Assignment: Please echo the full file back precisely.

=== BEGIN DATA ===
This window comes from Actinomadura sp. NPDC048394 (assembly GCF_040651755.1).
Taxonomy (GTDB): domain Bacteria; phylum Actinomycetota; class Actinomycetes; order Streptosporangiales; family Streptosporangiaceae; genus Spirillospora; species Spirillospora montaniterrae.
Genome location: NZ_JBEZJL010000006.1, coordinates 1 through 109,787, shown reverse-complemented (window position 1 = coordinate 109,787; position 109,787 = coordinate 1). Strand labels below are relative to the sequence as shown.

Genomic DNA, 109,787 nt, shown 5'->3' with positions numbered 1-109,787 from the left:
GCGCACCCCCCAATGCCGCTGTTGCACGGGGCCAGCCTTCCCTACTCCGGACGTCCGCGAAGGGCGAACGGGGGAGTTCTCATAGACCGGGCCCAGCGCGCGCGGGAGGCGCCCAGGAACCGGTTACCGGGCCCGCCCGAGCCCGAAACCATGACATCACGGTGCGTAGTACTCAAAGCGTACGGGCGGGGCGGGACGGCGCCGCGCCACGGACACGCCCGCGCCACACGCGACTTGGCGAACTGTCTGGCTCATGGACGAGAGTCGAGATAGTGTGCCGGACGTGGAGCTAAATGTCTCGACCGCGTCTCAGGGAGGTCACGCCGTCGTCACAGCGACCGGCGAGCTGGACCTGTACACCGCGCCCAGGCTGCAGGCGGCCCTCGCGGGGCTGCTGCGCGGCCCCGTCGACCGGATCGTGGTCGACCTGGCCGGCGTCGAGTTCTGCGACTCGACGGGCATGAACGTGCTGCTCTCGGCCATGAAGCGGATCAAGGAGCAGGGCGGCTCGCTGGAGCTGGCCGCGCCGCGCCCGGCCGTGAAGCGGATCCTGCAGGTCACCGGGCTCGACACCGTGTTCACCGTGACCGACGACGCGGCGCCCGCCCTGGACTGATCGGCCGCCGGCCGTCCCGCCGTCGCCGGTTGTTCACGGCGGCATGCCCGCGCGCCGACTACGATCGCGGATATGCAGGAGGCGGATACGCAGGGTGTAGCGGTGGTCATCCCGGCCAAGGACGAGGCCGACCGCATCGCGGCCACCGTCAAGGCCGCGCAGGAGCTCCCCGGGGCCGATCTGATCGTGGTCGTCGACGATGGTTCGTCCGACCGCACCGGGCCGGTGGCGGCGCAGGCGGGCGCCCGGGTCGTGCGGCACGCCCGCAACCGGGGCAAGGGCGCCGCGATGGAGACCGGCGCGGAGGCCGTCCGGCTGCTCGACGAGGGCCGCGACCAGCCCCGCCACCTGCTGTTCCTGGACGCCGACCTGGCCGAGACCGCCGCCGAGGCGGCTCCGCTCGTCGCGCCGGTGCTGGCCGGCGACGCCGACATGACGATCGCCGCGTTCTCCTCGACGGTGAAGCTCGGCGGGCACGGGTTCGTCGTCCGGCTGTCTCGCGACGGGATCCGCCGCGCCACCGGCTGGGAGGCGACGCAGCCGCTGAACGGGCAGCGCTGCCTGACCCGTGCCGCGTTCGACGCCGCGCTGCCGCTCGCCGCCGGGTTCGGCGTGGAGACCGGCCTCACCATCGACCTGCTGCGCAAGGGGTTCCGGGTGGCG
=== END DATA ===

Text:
This window comes from Actinomadura sp. NPDC048394 (assembly GCF_040651755.1).
Taxonomy (GTDB): domain Bacteria; phylum Actinomycetota; class Actinomycetes; order Streptosporangiales; family Streptosporangiaceae; genus Spirillospora; species Spirillospora montaniterrae.
Genome location: NZ_JBEZJL010000006.1, coordinates 1 through 109,787, shown reverse-complemented (window position 1 = coordinate 109,787; position 109,787 = coordinate 1). Strand labels below are relative to the sequence as shown.

Genomic DNA, 109,787 nt, shown 5'->3' with positions numbered 1-109,787 from the left:
GCGCACCCCCCAATGCCGCTGTTGCACGGGGCCAGCCTTCCCTACTCCGGACGTCCGCGAAGGGCGAACGGGGGAGTTCTCATAGACCGGGCCCAGCGCGCGCGGGAGGCGCCCAGGAACCGGTTACCGGGCCCGCCCGAGCCCGAAACCATGACATCACGGTGCGTAGTACTCAAAGCGTACGGGCGGGGCGGGACGGCGCCGCGCCACGGACACGCCCGCGCCACACGCGACTTGGCGAACTGTCTGGCTCATGGACGAGAGTCGAGATAGTGTGCCGGACGTGGAGCTAAATGTCTCGACCGCGTCTCAGGGAGGTCACGCCGTCGTCACAGCGACCGGCGAGCTGGACCTGTACACCGCGCCCAGGCTGCAGGCGGCCCTCGCGGGGCTGCTGCGCGGCCCCGTCGACCGGATCGTGGTCGACCTGGCCGGCGTCGAGTTCTGCGACTCGACGGGCATGAACGTGCTGCTCTCGGCCATGAAGCGGATCAAGGAGCAGGGCGGCTCGCTGGAGCTGGCCGCGCCGCGCCCGGCCGTGAAGCGGATCCTGCAGGTCACCGGGCTCGACACCGTGTTCACCGTGACCGACGACGCGGCGCCCGCCCTGGACTGATCGGCCGCCGGCCGTCCCGCCGTCGCCGGTTGTTCACGGCGGCATGCCCGCGCGCCGACTACGATCGCGGATATGCAGGAGGCGGATACGCAGGGTGTAGCGGTGGTCATCCCGGCCAAGGACGAGGCCGACCGCATCGCGGCCACCGTCAAGGCCGCGCAGGAGCTCCCCGGGGCCGATCTGATCGTGGTCGTCGACGATGGTTCGTCCGACCGCACCGGGCCGGTGGCGGCGCAGGCGGGCGCCCGGGTCGTGCGGCACGCCCGCAACCGGGGCAAGGGCGCCGCGATGGAGACCGGCGCGGAGGCCGTCCGGCTGCTCGACGAGGGCCGCGACCAGCCCCGCCACCTGCTGTTCCTGGACGCCGACCTGGCCGAGACCGCCGCCGAGGCGGCTCCGCTCGTCGCGCCGGTGCTGGCCGGCGACGCCGACATGACGATCGCCGCGTTCTCCTCGACGGTGAAGCTCGGCGGGCACGGGTTCGTCGTCCGGCTGTCTCGCGACGGGATCCGCCGCGCCACCGGCTGGGAGGCGACGCAGCCGCTGAACGGGCAGCGCTGCCTGACCCGTGCCGCGTTCGACGCCGCGCTGCCGCTCGCCGCCGGGTTCGGCGTGGAGACCGGCCTCACCATCGACCTGCTGCGCAAGGGGTTCCGGGTGGCG